Not Writing What You Know
by Leonard Picker -- Publishers Weekly, 3/24/2008
George, who stunned followers of her Thomas Lynley series by killing
off the Scotland Yard inspector’s wife in
With No One as Witness (2005),
shows Lynley struggling to carry on in
Careless in Red.
Why did you choose to give
Lynley an aristocratic background?
This was entirely for my own amusement. When I first began this
series, I had no thought of getting published. I wanted to write
about characters that would provide me with some fun in their
creation and in their depiction.
How has Lynley’s being an earl affected his
approach to detection?
It has made him strive to be as egalitarian as possible, knowing the
enormous differences that exist between the life he was brought up
with and the lives led by most of the people with whom he interacts.
He isn’t impressed by people from his own class, and at the same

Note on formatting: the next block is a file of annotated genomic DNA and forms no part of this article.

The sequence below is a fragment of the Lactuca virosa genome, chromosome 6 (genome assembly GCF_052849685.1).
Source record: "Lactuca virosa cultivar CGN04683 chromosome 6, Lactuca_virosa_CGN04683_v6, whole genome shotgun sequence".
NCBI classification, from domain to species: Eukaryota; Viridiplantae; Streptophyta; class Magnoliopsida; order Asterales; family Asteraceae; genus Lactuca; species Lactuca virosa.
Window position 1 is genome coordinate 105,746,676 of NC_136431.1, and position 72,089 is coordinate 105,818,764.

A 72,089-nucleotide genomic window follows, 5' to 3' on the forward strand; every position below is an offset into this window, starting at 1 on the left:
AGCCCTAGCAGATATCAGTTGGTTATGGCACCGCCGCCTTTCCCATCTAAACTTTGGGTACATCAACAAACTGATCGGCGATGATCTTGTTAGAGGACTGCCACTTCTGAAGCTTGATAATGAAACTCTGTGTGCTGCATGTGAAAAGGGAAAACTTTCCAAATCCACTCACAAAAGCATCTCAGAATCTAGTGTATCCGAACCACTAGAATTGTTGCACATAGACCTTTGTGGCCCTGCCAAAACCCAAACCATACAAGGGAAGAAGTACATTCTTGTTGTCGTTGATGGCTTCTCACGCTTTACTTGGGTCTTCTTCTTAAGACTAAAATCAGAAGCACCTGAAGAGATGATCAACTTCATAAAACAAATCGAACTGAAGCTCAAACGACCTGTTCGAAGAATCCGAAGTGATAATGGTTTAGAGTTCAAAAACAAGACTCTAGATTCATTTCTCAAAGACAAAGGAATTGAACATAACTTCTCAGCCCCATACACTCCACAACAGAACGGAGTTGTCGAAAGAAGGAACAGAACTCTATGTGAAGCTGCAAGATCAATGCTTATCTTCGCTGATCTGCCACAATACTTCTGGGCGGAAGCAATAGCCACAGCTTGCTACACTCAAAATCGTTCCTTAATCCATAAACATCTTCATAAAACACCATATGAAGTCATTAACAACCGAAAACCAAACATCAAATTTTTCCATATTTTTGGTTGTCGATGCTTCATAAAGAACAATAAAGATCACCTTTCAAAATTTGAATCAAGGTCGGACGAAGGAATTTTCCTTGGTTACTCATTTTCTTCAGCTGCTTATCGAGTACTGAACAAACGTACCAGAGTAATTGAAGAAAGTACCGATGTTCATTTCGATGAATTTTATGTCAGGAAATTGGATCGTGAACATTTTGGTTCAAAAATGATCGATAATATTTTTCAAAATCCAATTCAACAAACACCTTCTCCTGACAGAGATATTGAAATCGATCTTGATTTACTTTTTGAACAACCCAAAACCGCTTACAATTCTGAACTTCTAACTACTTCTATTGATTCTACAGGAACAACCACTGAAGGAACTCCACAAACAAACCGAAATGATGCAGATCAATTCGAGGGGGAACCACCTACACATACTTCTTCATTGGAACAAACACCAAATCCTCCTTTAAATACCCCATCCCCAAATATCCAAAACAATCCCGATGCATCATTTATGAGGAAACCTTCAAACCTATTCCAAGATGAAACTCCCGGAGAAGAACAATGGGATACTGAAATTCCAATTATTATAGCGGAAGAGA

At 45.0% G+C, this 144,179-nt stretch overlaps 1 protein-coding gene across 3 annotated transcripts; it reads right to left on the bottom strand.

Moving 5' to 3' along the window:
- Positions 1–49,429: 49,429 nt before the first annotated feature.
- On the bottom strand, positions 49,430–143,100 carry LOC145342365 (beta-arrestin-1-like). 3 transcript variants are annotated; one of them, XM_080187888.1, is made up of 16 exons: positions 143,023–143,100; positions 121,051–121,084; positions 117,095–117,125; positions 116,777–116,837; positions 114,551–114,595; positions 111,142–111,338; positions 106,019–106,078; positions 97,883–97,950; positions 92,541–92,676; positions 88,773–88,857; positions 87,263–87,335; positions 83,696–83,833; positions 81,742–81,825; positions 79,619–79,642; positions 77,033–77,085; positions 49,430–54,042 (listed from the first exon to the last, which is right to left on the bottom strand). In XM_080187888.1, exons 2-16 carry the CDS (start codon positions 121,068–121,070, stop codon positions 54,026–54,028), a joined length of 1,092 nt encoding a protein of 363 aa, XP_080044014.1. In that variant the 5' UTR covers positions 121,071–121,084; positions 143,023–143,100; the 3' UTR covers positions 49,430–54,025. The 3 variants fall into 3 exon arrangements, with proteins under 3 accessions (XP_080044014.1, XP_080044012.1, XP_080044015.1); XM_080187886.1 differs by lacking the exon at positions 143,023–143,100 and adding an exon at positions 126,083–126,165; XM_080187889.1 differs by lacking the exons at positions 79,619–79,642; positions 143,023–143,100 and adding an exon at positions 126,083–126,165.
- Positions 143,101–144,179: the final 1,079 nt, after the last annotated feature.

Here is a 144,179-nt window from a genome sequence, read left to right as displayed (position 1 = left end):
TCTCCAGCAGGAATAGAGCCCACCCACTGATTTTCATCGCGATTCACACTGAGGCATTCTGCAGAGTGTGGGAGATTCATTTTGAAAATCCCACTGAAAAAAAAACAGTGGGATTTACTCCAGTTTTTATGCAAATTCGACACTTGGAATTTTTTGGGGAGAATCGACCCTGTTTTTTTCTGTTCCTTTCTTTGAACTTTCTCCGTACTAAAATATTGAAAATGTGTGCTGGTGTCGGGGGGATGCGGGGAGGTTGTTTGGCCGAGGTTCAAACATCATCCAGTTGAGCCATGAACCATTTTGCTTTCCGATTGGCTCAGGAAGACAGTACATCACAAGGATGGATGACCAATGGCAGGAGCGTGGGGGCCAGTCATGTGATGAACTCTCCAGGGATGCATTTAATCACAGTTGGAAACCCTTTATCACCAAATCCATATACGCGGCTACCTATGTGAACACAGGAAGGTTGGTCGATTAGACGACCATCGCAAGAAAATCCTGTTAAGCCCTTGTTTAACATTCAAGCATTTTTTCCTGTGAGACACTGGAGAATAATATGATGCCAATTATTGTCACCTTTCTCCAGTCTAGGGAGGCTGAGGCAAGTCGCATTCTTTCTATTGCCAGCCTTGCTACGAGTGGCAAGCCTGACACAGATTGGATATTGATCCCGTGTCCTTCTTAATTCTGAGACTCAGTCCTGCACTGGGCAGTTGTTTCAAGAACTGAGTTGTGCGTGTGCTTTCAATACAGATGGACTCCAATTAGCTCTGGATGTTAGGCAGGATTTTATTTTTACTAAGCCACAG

time he doesn’t act superior to people of the “lower” classes.
Why did you as an American decide to set
your books in England?
I have a longtime love of England, and I have never believed in the
tired advice, “Write what you know.” What I knew was ordinary. Why
would I want to write about that?
How would a series set in the U.S. have
Class in the U.S. is more often defined by money, success, education
and accomplishment rather than by birth. Someone who had climbed
into the upper class as we define it would be highly unlikely to
become a cop unless he was eschewing his parents’ way of life. Sort
of like a child of Bill Gates becoming a detective. I don’t think
such a story line would work as well in the U.S.
Are you concerned that readers will be
impatient if Lynley is still one of the walking wounded for another
book or two?
To be honest with you, I always focus on the work itself. I never
focus on the reader. Indeed, I don’t think about the reader. If I
thought about the reader and how the reader was going to react and
what the reader likes and doesn’t like, I would end up writing
cookie-cutter books. I’d be afraid to experiment with narrative at
all. I’d ultimately lose the joy of writing, and the whole kit and
caboodle would sink under the weight of my ennui.
This interview courtesy of Publishers
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